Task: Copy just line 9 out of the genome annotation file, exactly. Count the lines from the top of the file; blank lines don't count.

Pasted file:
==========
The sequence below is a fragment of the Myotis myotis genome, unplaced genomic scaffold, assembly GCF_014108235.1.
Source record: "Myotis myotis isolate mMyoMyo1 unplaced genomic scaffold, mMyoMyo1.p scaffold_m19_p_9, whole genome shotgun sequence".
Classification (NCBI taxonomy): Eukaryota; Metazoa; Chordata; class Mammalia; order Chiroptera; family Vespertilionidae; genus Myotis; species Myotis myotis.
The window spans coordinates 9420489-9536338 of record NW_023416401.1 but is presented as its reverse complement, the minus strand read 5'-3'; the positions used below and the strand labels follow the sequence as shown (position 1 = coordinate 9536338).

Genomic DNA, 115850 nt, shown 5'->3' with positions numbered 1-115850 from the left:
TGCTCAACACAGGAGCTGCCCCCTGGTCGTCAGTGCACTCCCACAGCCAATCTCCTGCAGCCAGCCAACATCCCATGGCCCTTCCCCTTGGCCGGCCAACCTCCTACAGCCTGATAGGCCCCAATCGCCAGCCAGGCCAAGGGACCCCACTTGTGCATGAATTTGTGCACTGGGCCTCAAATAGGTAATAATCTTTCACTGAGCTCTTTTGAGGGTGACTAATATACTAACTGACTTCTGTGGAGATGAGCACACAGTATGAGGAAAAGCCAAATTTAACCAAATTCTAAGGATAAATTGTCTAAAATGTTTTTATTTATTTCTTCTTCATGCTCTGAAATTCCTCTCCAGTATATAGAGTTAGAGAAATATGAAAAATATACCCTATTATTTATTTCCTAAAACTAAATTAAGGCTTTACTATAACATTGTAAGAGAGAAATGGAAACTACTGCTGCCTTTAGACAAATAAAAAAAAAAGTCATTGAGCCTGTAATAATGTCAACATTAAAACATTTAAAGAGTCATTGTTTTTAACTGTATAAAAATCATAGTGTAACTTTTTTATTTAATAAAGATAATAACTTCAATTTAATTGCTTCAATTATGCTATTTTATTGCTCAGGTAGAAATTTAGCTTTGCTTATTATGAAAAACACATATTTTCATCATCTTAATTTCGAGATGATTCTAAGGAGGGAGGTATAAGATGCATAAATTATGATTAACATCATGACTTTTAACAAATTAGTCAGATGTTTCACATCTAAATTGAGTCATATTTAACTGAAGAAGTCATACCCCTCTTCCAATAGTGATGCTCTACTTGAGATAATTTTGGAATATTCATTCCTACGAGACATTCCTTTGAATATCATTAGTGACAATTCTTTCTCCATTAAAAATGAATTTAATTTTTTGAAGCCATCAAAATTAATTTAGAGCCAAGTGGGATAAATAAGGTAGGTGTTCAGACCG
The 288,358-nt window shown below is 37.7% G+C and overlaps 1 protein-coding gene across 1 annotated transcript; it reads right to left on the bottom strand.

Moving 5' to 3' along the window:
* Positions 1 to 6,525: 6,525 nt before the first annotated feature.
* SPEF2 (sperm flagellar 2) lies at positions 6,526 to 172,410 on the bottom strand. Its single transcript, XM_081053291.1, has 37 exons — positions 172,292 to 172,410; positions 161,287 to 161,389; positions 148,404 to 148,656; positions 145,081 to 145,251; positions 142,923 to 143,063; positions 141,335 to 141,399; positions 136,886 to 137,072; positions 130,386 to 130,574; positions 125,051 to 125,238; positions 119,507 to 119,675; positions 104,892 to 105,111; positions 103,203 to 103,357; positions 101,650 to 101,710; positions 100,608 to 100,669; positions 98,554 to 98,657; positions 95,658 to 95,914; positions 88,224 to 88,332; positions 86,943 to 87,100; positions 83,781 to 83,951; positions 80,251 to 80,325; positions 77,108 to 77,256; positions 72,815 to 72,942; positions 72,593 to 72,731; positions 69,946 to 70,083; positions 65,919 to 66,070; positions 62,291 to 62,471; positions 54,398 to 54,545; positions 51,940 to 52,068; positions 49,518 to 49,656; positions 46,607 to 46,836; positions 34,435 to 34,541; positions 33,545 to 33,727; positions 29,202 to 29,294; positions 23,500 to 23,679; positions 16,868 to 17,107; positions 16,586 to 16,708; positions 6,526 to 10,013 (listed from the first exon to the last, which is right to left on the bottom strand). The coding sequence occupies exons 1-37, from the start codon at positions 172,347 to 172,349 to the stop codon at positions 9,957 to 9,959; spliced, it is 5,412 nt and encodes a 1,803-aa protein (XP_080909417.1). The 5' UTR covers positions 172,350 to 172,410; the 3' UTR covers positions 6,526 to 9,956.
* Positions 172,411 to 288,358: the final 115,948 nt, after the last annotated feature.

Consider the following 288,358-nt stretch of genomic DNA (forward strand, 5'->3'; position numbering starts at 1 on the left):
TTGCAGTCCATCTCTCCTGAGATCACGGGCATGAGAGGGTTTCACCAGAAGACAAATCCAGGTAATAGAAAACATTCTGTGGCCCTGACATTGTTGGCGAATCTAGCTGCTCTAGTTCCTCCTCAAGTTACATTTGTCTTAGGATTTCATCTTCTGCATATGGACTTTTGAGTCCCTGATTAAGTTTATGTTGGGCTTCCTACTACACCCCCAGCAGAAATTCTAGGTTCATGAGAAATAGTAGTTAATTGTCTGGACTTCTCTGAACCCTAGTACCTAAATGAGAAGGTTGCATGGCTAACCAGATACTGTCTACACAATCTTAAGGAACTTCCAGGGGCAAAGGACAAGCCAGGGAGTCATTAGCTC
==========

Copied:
* Positions 1 to 6,525: 6,525 nt before the first annotated feature.